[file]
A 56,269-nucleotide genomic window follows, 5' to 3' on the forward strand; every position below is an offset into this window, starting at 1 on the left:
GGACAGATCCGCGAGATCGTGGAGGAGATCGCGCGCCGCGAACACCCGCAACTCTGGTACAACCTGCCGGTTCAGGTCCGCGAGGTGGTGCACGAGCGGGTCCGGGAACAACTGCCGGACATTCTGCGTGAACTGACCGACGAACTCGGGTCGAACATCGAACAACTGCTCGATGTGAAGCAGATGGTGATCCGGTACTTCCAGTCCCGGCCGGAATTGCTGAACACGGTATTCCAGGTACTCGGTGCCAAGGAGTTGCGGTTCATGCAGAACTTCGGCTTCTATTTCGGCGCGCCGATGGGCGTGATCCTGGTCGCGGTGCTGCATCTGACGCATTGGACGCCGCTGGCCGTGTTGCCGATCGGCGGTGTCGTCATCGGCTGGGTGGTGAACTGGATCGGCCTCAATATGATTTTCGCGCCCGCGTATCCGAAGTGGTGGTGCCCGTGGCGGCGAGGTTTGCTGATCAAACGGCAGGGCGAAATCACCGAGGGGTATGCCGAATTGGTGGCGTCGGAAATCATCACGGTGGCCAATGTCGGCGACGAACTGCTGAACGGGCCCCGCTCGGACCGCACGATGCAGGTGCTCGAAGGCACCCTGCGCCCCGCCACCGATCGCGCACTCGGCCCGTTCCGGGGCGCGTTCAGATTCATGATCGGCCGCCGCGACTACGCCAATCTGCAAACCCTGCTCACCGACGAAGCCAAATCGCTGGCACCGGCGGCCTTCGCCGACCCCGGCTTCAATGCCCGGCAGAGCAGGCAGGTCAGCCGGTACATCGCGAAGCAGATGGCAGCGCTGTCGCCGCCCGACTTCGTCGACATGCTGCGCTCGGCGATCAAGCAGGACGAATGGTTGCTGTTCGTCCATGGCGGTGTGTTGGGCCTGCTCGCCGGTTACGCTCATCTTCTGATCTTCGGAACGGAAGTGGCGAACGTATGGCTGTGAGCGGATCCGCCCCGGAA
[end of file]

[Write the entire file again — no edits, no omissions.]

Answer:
A 56,269-nucleotide genomic window follows, 5' to 3' on the forward strand; every position below is an offset into this window, starting at 1 on the left:
GGACAGATCCGCGAGATCGTGGAGGAGATCGCGCGCCGCGAACACCCGCAACTCTGGTACAACCTGCCGGTTCAGGTCCGCGAGGTGGTGCACGAGCGGGTCCGGGAACAACTGCCGGACATTCTGCGTGAACTGACCGACGAACTCGGGTCGAACATCGAACAACTGCTCGATGTGAAGCAGATGGTGATCCGGTACTTCCAGTCCCGGCCGGAATTGCTGAACACGGTATTCCAGGTACTCGGTGCCAAGGAGTTGCGGTTCATGCAGAACTTCGGCTTCTATTTCGGCGCGCCGATGGGCGTGATCCTGGTCGCGGTGCTGCATCTGACGCATTGGACGCCGCTGGCCGTGTTGCCGATCGGCGGTGTCGTCATCGGCTGGGTGGTGAACTGGATCGGCCTCAATATGATTTTCGCGCCCGCGTATCCGAAGTGGTGGTGCCCGTGGCGGCGAGGTTTGCTGATCAAACGGCAGGGCGAAATCACCGAGGGGTATGCCGAATTGGTGGCGTCGGAAATCATCACGGTGGCCAATGTCGGCGACGAACTGCTGAACGGGCCCCGCTCGGACCGCACGATGCAGGTGCTCGAAGGCACCCTGCGCCCCGCCACCGATCGCGCACTCGGCCCGTTCCGGGGCGCGTTCAGATTCATGATCGGCCGCCGCGACTACGCCAATCTGCAAACCCTGCTCACCGACGAAGCCAAATCGCTGGCACCGGCGGCCTTCGCCGACCCCGGCTTCAATGCCCGGCAGAGCAGGCAGGTCAGCCGGTACATCGCGAAGCAGATGGCAGCGCTGTCGCCGCCCGACTTCGTCGACATGCTGCGCTCGGCGATCAAGCAGGACGAATGGTTGCTGTTCGTCCATGGCGGTGTGTTGGGCCTGCTCGCCGGTTACGCTCATCTTCTGATCTTCGGAACGGAAGTGGCGAACGTATGGCTGTGAGCGGATCCGCCCCGGAA